Main navigation


WHAT HAPPENED TO THE GIRL WHO FORGAVE ISIS?

Iraqi schoolgirl Myriam, whose message of forgiveness for ISIS ‘captured millions of hearts’ when it went viral, urges Christians to pray and bring hope to refugee children. With World Refugee Day on June 20, SAT-7 documentary Sequel of Hope broadcasted her family’s message of hope after returning to their hometown of Qaraqosh.

The world has changed since the testimony of 9-year-old Myriam went viral in 2014. In an interview with SAT-7Presenter Essam Nagy, she inspired audiences around the world when she forgave ISIS for displacing her from her home in Qaraqosh, Iraq, forcing her to leave everything she knew for a refugee camp in Kurdistan. Myriam said she found comfort and strength in watching SAT-7’s children’s TV shows in the camp – programs that helped her grow in her faith and extend forgiveness to ISIS.

There are millions of Middle Eastern children like Myriam and her sister Zomorod. According to UNICEF, the United Nations children’s fund, 17 million children were displaced by conflict within their own country in 2017, and 13 million more children were forced to flee to other countries for refuge. And perhaps because of the magnanimity of the crisis, Myriam and Zomorod’s story is no less remarkable or critical to the future of the region.

In 2014, there were three prayers on the heart of young Myriam and God has miraculously answered all of them:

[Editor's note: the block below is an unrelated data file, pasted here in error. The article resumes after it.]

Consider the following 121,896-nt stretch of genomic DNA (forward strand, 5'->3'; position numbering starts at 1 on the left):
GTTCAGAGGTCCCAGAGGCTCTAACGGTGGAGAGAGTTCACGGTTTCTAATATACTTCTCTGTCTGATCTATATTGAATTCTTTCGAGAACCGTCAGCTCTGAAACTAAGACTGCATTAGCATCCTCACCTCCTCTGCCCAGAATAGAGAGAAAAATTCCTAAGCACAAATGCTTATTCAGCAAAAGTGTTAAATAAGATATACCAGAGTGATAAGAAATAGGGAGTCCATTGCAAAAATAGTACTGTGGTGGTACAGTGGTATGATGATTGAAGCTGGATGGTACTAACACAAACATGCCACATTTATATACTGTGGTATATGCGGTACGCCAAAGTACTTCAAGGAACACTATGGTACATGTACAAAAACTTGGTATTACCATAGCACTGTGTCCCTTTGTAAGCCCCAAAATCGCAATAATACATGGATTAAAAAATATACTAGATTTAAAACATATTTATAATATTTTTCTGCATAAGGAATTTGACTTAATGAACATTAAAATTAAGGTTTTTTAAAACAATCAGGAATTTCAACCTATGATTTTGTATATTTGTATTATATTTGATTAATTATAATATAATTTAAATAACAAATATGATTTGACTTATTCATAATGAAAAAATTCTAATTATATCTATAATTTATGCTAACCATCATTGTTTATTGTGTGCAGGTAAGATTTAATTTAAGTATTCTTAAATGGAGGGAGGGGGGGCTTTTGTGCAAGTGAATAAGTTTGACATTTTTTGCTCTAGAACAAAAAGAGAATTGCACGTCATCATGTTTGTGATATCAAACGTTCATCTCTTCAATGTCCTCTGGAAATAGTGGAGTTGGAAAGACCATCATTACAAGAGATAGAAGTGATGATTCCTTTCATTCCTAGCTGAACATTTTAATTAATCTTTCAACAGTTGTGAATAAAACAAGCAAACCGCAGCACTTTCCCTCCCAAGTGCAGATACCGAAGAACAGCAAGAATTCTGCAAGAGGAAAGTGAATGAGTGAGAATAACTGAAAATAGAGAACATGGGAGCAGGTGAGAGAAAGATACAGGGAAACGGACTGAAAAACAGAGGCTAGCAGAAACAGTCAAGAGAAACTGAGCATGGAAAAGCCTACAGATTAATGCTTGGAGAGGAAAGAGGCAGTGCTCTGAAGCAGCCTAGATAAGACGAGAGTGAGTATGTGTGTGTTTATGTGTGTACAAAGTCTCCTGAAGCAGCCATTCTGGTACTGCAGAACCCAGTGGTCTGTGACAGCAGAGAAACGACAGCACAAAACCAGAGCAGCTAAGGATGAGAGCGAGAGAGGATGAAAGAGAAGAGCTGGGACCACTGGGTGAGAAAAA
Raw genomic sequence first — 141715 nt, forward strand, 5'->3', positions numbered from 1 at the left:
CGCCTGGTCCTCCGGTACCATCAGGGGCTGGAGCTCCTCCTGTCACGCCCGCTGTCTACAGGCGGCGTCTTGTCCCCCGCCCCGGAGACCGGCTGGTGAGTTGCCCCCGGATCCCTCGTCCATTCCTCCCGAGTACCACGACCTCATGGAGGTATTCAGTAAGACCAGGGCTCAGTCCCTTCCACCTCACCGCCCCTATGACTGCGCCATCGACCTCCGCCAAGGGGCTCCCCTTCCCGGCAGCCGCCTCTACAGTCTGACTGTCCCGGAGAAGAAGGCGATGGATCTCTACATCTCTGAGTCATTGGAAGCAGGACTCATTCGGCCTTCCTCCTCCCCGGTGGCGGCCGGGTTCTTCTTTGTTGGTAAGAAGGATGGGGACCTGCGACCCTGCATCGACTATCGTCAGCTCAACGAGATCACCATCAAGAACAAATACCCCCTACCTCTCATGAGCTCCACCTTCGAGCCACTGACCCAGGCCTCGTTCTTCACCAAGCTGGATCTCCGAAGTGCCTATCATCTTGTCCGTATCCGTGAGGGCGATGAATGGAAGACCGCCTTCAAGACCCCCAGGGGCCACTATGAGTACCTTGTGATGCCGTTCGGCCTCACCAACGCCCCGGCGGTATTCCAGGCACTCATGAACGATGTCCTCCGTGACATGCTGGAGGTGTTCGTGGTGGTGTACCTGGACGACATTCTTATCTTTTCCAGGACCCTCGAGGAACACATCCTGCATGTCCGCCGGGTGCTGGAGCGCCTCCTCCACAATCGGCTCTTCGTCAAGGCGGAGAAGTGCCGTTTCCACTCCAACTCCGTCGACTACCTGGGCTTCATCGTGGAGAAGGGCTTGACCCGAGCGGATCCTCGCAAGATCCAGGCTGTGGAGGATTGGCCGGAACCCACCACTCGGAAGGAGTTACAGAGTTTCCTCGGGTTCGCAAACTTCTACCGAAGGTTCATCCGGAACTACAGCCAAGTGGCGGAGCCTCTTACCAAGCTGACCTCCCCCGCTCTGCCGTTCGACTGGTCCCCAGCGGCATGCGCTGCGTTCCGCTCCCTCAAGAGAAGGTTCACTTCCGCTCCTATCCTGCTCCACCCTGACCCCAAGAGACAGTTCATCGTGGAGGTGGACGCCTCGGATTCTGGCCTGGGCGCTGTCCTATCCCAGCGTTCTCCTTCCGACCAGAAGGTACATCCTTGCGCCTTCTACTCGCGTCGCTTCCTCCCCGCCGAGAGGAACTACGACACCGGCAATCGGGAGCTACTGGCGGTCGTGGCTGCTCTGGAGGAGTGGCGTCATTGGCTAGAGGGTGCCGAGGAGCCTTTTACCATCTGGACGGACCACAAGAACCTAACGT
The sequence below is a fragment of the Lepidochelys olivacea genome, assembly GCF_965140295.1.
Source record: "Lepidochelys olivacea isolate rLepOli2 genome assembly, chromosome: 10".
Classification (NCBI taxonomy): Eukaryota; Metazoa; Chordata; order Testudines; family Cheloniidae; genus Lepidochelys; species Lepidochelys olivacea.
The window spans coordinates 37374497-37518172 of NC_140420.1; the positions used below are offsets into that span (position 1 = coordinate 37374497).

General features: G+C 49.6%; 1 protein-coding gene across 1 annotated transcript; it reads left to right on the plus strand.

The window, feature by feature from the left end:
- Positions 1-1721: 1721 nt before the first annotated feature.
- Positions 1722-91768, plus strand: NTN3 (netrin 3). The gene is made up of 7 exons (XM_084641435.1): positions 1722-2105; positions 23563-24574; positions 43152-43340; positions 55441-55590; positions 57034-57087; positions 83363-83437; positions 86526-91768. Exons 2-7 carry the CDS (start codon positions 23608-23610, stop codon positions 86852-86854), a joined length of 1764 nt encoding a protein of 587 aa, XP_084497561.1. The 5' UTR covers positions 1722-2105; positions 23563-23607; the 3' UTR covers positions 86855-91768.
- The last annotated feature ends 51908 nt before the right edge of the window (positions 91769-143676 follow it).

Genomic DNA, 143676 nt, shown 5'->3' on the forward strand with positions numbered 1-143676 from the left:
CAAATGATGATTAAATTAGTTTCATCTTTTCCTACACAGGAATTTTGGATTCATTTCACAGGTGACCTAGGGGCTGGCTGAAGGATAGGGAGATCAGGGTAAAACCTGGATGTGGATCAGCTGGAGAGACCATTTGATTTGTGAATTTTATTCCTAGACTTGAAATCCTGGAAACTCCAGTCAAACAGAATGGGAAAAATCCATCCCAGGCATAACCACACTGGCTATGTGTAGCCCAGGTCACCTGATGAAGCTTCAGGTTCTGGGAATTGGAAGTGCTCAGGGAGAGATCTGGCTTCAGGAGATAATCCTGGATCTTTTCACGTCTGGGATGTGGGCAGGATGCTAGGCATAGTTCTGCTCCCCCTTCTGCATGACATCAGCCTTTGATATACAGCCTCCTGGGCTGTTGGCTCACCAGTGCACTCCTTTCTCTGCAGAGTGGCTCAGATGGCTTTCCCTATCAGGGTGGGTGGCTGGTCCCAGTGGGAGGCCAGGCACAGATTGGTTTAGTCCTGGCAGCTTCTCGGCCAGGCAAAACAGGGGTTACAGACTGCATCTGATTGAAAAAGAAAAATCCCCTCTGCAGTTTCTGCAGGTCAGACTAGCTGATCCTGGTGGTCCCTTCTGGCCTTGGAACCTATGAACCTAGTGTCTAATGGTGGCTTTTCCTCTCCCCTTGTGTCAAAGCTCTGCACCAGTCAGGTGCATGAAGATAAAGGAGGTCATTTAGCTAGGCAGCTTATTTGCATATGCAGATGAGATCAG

• Going back to school
• Reuniting with her classmate and friend Sandra
• Returning to her childhood home in Qaraqosh

DESTROYED IN ONE MOMENT
Mother Alice reflects on witnessing the destruction of their hometown upon return: “At first I saw everything in our house was turned upside down. Then, I saw other people’s homes were burnt, destroyed, robbed. We were in shock to see all the efforts of our life’s work overturned in one day. Homes they’ve had 50 years and in one moment, destroyed or burned.” Homes and churches in Qaraqosh that hadn’t been demolished by rockets or burned to the ground were looted and still bear bullet holes in the walls. At a local building in Qaraqosh, militants shot a mural of Jesus, and spray-painted graffiti on a church reading “The ISIS caliphate shall remain forever.”

Myriam’s family returned to find their home looted and in disarray, all the while thanking God that the family Bible and structure were otherwise intact. And as Myriam says, the hearts of the Iraqi people do not reside in buildings. She says, “Look, it’s not about the house. It’s about what you feel in your heart. It’s that God is always protecting and you can just count on him.”

DO YOU STILL FORGIVE ISIS?
When asked if she still forgives ISIS, Myriam says, “Of course I forgive them, like I told you. I love Qaraqosh. It’s where I was born and studied during my childhood. But the more important thing is that I love to see people believing in God.”

HOPE AND CELEBRATION
Having grown up watching SAT-7 Christian television, and even appearing as a guest on her favorite kids’ show over Skype, Myriam is touched that Director Essam Nagy and his wife, Magdoline, felt for her and cared about her family’s plight. After several years of keeping in touch through prayers, calls, and encouragement, they were overjoyed to be reunited during the Eastern Easter holiday. Mother Alice prepared an Easter dinner for the guests and father Waleed prayed over the meal. On Easter day, the family attended church and dressed in festive attire for a massive Easter parade in the streets.br/br/ In a nation where Christian families have been murdered and hidden in mass graves, in a town that was once relegated to an insurgent holdout, Iraqis are rebuilding their lives. They gathered by the thousands celebrating Palm Sunday, triumphant in the hope and healing of life in Christ.